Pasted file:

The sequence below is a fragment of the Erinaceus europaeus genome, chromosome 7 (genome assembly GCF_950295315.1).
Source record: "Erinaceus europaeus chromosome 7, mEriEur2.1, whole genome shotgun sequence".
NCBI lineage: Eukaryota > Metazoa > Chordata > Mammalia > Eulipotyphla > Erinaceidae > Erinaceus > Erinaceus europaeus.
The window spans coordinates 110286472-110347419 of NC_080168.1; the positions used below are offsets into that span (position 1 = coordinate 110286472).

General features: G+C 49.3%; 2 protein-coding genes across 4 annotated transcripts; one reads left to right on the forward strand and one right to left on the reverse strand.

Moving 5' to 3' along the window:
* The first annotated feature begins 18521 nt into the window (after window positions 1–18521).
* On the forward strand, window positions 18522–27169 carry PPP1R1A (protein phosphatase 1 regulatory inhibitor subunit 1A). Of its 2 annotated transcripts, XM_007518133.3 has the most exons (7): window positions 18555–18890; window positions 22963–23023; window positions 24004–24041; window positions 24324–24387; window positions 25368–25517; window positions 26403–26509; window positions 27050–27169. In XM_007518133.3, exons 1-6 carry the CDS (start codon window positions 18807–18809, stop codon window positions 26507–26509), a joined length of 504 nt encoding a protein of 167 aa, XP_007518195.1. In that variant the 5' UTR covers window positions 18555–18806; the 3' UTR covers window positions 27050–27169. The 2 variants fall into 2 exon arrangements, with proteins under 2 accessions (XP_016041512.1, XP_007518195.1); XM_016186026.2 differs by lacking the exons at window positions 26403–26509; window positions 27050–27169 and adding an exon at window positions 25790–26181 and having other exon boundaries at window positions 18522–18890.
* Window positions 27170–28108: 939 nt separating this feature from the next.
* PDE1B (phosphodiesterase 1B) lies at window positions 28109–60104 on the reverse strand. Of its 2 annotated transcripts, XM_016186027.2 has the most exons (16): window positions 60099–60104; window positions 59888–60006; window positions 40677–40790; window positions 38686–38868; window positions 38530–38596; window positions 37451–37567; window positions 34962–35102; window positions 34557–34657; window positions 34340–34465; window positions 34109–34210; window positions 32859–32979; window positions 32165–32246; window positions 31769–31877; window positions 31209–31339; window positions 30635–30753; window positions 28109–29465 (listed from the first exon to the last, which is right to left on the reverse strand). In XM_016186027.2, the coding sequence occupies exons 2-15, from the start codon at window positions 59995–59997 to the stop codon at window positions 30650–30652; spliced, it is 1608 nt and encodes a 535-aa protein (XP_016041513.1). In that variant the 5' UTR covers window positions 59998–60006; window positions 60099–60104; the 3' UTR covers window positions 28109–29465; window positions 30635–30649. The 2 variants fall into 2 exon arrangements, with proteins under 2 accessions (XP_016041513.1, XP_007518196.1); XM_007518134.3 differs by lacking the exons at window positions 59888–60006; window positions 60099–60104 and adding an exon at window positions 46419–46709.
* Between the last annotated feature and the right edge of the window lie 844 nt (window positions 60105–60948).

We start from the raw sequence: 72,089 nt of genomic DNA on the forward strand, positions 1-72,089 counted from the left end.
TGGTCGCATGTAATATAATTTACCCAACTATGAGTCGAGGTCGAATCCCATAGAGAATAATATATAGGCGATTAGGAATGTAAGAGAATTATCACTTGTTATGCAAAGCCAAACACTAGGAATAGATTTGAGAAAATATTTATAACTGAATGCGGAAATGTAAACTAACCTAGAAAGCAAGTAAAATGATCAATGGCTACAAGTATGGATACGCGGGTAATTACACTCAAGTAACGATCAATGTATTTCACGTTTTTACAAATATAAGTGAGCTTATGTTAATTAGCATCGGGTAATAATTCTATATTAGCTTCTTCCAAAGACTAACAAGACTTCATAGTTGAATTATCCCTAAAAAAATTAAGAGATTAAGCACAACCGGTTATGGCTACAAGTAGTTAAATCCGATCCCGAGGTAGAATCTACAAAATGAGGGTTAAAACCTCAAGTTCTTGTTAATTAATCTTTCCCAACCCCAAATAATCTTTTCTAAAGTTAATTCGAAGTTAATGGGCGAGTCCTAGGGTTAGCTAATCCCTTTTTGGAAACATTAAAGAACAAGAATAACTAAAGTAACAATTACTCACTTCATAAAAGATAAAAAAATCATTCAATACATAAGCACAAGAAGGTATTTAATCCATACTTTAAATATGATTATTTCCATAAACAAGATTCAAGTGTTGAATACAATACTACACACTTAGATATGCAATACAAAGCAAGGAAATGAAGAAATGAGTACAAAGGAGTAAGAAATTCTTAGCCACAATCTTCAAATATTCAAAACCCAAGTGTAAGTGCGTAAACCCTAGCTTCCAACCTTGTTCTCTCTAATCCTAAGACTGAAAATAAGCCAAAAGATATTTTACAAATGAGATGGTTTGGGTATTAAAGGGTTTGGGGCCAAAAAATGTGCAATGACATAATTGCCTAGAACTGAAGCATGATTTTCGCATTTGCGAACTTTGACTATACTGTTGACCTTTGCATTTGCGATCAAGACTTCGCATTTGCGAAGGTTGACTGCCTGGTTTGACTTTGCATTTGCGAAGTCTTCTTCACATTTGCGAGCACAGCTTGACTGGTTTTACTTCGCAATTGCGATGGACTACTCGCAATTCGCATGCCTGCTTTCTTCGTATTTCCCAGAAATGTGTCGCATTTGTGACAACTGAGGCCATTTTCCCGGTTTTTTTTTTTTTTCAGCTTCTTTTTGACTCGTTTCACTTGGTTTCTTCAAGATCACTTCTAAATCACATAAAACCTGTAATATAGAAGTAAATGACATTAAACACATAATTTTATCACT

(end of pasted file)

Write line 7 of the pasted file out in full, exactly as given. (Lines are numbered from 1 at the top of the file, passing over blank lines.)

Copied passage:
* The first annotated feature begins 18521 nt into the window (after window positions 1–18521).